Bubba Wallace has been accused of anti-Asian hate for attacking Kyle Larson after they crashed at the Las Vegas Motor Speedway on Sunday.
The confrontation began at Stage 2 of the South Point 400, where Wallace — who won Stage 1 — ended up racing side-by-side with Larson in Turn 4 of the track. Larson, who was driving the #5 HendrickCars.com Chevrolet, bumped Wallace’s #45 McDonald’s Toyota into the wall while trying to make a three-wide pass.
Wallace bounced back and followed Larson down to the apron, where he appeared to spin the latter out before they both crashed into the wall.
Wallace then exited his vehicle, charged toward Larson and shoved him against his Chevrolet. Wallace pushed Larson several more times before a safety worker managed to separate them.
It has been a challenging year so far for both drivers, with Wallace failing to qualify for the playoffs and Larson — the reigning NASCAR champion — being eliminated last week. Now, NASCAR is expected to penalize them for their latest actions.
“I’m smart enough to know how easily these cars break, so when you get shoved into the fence deliberately like he did trying to force me to lift, the steering was gone,” Wallace said after the race, as per the Associated Press. “Larson wanted to make a three-wide divebomb, but he never cleared me and I don’t lift.”
When asked to explain his actions after the crash, he simply said Larson “knows” why.
“He [Larson] knows what he did was wrong. He wanted to question what I was doing, and he never cleared me.”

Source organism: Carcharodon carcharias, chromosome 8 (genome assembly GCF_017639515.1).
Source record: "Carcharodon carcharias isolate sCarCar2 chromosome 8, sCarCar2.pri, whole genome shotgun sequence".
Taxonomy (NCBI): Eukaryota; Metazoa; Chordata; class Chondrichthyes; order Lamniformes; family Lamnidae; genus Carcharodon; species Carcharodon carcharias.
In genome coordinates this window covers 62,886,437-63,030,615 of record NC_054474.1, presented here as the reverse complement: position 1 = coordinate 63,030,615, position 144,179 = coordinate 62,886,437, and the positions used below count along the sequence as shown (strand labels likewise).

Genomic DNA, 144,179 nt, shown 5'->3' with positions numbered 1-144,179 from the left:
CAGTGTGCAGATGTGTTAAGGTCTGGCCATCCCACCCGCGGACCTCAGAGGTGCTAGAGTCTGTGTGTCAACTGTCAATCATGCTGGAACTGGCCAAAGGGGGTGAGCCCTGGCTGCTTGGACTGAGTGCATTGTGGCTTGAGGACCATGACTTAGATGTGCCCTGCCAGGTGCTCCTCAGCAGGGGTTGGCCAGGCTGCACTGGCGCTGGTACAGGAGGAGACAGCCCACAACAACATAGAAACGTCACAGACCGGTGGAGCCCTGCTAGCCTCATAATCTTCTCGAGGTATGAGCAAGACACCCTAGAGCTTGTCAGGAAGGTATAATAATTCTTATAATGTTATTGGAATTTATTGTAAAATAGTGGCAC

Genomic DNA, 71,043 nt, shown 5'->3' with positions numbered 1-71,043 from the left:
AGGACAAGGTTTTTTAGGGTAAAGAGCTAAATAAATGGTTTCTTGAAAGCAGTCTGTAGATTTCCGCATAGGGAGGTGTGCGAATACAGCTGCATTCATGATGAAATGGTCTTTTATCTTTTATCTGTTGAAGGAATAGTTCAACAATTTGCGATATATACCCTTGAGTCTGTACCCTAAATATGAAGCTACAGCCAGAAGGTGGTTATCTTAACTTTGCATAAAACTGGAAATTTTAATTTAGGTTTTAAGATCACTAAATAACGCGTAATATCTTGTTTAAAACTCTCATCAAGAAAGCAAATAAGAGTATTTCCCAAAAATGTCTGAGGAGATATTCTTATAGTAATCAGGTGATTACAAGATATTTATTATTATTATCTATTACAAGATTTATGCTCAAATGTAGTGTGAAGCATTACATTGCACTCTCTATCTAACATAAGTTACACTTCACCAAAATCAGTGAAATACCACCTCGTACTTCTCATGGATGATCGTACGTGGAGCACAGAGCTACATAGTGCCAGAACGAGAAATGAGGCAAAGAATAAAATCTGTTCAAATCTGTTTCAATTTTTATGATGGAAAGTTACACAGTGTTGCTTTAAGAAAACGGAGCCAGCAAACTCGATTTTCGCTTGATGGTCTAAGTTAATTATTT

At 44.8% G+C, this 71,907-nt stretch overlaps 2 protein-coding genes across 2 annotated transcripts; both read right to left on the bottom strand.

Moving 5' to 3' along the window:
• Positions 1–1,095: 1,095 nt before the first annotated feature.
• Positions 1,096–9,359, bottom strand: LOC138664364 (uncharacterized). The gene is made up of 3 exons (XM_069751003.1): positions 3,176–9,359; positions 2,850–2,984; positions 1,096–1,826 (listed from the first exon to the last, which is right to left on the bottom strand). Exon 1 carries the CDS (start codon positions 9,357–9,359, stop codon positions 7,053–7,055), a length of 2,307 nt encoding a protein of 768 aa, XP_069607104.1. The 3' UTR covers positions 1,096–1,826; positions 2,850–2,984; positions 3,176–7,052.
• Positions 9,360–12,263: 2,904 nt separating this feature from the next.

But aside from a possible penalty, Wallace’s display of aggression has earned him allegations of racism and anti-Asian hate. Larson, who is visibly smaller in stature, is Japanese American.
“Bubba Wallace, who falsely claimed that someone hung a noose in his garage last year, violently attacks one of the only Asian drivers in NASCAR. Violence against Asians needs to stop,” conservative commentator Ian Miles Cheong wrote in a now-viral tweet.
Others echoed the sentiment:
While Wallace evidently shoved Larson, the accusations against him appear to be unfounded as he has not been reported to have uttered anything racist or anti-Asian during the incident. Additionally, the 29-year-old has no known history of anti-Asian behavior, and it was actually Larson who made headlines in 2020 after using the N-word during a virtual race.
Cheong, whose allegation appears to have received the most engagement thus far, also accused Wallace of making false claims about a noose the driver had found in his garage. Two days after a member of Wallace’s team reported the noose to NASCAR in June 2020 — and nearly a month after the police murder of George Floyd and the popular rise of Black Lives Matter — the FBI confirmed that it had been present in the garage since October 2019, but whether Wallace conjured a hoax has not been proven.
Besides Cheong’s, many of the anti-Asian claims lobbied against Wallace appear to stem from users who are not Asian and are critical of the Black Lives Matter movement, which the NASCAR driver has been a proponent of.
Larson, for his part, acknowledged that he made the initial aggression on Sunday but stressed that Wallace’s race “wasn’t over until he retaliated.”
“I obviously made an aggressive move into [turn] three, got in low, got loose and chased it up a bit,” Larson recalled, according to AP. “He got to my right front, and it got him tight and into the wall. I knew he was going to retaliate.”
Still, Larson said he prefers a fight over the potential damage that could have been done to their cars.
“He had every right to be upset. I would rather him do that [fight] than tear up our cars in a dangerous manner.”